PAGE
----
I was thinking a good place to start off a VoIP discussion was with the topic of deploying VoIP! As many of us know voice has become a common staple in many IP networks and is typically designed into the network from day 1. However there are definitely still networks out there that are not currently running VoIP and are looking to implement these VoIP & mobility services. If you have had the opportunity to integrate voice into an existing IP network you know there is definitely some prep work that will have to be done. After all, if implementing VoIP into a network was a simple thing we wouldn't get paid the big bucks right?
Like many implementations and deployments after you have done a couple, they become easier and you learn how to avoid the more common pitfalls and setbacks. Many people have went as far as to create a 'checklist' of sorts for making VoIP deployments easier providing an simpler work flow to follow. Below are going to be a few bullets from my own checklist:
Power - How do you plan on powering VoIP equipment (Hand held phones, conference phones, desktop phones, etc), sure you can use power bricks or you can rely on PoE (Power over Ethernet) switches this way you don't have to worry about the additional overhead of the power bricks (ordering, inventory, cost, shipping, etc). You may also have to consider the power budget of those switches, depending on what (if any) other PoE capable devices are already receiving power. Remember many wireless-N & AC access points require more power than the older 802.3af standard could provide to fully operate, or perhaps you also have PoE capable surveillance systems? If you are deploying wireless handheld phones do you need some larger multi-device charging docks, or should you account for spare batteries?
Guides for the end users - This may sound trivial but we can't forget about the end users. Making sure the users know how to access their voice mail and use the IP Phones the way they need ensures we get fewer questions from the end users, which makes everyone's life easier.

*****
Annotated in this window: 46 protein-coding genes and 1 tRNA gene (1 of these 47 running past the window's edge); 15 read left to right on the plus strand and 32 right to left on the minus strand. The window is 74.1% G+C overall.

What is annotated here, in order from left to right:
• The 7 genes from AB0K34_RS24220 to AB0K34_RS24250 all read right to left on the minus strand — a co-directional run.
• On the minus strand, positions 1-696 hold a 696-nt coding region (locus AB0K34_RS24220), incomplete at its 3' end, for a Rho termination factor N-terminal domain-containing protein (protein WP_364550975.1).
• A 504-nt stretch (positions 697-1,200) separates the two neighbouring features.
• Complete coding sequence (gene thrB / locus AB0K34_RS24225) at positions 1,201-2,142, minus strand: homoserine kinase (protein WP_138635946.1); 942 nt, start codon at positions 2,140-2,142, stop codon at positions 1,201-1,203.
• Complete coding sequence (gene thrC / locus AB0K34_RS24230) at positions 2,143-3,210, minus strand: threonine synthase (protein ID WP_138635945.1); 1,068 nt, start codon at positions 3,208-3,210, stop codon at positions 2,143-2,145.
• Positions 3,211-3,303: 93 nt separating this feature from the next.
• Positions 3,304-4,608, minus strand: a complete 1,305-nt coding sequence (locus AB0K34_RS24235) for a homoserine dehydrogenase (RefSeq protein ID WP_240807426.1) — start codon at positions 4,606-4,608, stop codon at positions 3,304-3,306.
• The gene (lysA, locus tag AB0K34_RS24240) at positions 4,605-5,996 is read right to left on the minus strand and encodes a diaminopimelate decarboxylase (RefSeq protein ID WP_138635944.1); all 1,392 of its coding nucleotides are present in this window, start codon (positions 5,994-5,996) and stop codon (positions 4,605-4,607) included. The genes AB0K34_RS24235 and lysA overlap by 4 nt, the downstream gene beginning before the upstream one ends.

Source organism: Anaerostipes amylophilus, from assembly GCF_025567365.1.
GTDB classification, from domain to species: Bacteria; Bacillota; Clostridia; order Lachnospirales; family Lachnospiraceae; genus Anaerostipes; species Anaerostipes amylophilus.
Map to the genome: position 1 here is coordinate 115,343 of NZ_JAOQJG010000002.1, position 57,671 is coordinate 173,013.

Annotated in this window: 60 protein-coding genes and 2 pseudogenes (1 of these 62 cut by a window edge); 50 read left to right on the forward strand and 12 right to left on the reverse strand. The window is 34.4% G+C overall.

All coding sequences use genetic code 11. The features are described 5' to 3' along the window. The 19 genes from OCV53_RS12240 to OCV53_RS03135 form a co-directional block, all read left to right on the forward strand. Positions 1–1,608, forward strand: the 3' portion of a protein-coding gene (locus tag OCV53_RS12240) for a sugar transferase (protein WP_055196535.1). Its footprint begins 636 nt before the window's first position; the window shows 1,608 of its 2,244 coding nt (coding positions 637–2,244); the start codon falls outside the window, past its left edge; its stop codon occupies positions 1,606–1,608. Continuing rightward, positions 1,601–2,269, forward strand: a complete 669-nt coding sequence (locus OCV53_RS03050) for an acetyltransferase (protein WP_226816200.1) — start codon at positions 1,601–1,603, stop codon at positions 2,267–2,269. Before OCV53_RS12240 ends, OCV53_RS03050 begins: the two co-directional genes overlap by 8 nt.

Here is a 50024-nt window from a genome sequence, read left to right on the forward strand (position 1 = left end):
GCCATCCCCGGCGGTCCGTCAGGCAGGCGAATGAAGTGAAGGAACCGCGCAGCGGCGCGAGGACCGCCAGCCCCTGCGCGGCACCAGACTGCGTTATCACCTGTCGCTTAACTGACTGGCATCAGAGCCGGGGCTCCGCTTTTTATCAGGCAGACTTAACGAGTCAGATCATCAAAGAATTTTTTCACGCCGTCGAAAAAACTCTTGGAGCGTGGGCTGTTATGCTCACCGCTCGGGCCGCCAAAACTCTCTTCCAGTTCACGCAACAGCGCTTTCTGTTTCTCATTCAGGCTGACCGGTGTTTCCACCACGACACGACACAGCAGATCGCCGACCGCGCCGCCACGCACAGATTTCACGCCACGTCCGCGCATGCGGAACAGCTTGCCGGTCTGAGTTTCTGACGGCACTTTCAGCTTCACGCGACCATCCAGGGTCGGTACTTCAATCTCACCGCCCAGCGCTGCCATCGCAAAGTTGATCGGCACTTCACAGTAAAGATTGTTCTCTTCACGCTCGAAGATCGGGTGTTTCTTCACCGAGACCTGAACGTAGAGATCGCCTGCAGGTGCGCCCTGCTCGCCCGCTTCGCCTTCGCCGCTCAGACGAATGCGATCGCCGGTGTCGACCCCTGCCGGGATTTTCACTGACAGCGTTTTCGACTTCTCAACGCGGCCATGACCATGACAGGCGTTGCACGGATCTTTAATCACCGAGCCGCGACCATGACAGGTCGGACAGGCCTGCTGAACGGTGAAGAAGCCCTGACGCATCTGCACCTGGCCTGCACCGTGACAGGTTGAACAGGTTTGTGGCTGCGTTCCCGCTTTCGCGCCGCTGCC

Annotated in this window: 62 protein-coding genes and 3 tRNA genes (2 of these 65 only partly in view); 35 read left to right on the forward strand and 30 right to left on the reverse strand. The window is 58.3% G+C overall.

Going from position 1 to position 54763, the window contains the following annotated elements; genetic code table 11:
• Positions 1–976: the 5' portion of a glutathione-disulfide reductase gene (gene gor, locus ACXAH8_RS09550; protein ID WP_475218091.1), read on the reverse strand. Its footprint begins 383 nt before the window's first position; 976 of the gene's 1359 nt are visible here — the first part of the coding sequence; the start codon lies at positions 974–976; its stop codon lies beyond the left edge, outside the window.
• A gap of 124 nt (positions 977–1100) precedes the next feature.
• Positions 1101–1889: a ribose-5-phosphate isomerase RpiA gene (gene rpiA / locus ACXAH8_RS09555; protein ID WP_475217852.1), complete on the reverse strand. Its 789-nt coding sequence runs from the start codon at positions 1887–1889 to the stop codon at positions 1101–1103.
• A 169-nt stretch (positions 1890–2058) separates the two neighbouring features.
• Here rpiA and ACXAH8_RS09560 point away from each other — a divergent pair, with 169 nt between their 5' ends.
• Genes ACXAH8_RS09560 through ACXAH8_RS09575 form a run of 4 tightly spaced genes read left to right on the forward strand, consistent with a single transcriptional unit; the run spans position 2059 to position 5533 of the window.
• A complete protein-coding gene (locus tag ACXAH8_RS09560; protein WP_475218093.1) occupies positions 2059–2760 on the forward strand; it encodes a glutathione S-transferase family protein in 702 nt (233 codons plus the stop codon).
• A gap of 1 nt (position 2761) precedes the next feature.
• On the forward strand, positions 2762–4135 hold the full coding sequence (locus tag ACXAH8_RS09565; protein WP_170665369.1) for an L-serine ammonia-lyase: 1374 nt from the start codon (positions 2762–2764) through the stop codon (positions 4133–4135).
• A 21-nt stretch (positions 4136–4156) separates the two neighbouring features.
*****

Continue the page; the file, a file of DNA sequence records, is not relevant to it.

QoS (Quality of Service) – This is definitely a very important aspect in every VoIP network. Without QoS to protect the signaling and RTP audio streams from the rest of the IP data network traffic the VoIP system could be rendered completely un-usable. Where should you create your trust boundary and how should you allocate your queue's?
IP Addressing/VLAN Assignment - Depending on the size of your deployment, you might have to take some extra care into your address assignments and DHCP scope creations (Do you need to create any special DHCP Options?). What if your routing schema is summarizable and hierarchical to the core of your network how can you maintain that standardization?
Authentication/Security - How are the IP Phones going to authenticate to the network will you need to deploy certificates or require the phones to participate in Dot1X authentication? Do you need to consider security compliancy with any governing bodies? (PCI, HIPPA, CJIS, SOX, etc)
Site Surveys - More aimed toward VoWLAN (Voice over Wireless LAN) deployments. The RF spectrum is the layer-1 medium for wireless networks, performing a site survey & knowing the RF environment of your WLAN gives you an amazing advantage from a support and maintenance perspective. If you are aware of the extent of your coverage and what interferes are in your environment you can either eliminate those obstacles or work around them eliminating issues before they even arise.
Those are just a few topics, what items are on your VoIP deployment/readiness checklist that you look out for and why do you consider them to important aspects during a VoIP deployment?
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